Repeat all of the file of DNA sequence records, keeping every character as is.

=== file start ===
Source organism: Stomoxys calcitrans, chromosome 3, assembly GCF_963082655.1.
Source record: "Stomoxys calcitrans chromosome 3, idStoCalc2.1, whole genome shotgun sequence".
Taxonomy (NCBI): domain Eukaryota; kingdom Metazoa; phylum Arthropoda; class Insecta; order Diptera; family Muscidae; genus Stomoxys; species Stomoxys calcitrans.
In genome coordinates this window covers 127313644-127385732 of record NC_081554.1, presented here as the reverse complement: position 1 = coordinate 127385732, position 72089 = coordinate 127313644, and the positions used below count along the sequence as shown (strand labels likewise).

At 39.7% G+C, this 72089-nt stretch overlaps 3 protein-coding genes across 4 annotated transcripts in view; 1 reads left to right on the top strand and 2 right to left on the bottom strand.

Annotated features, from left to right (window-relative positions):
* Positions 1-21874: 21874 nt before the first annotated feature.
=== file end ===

Source organism: Stomoxys calcitrans, chromosome 3, assembly GCF_963082655.1.
Source record: "Stomoxys calcitrans chromosome 3, idStoCalc2.1, whole genome shotgun sequence".
Taxonomy (NCBI): domain Eukaryota; kingdom Metazoa; phylum Arthropoda; class Insecta; order Diptera; family Muscidae; genus Stomoxys; species Stomoxys calcitrans.
In genome coordinates this window covers 127313644-127385732 of record NC_081554.1, presented here as the reverse complement: position 1 = coordinate 127385732, position 72089 = coordinate 127313644, and the positions used below count along the sequence as shown (strand labels likewise).

At 39.7% G+C, this 72089-nt stretch overlaps 3 protein-coding genes across 4 annotated transcripts in view; 1 reads left to right on the top strand and 2 right to left on the bottom strand.

Annotated features, from left to right (window-relative positions):
* Positions 1-21874: 21874 nt before the first annotated feature.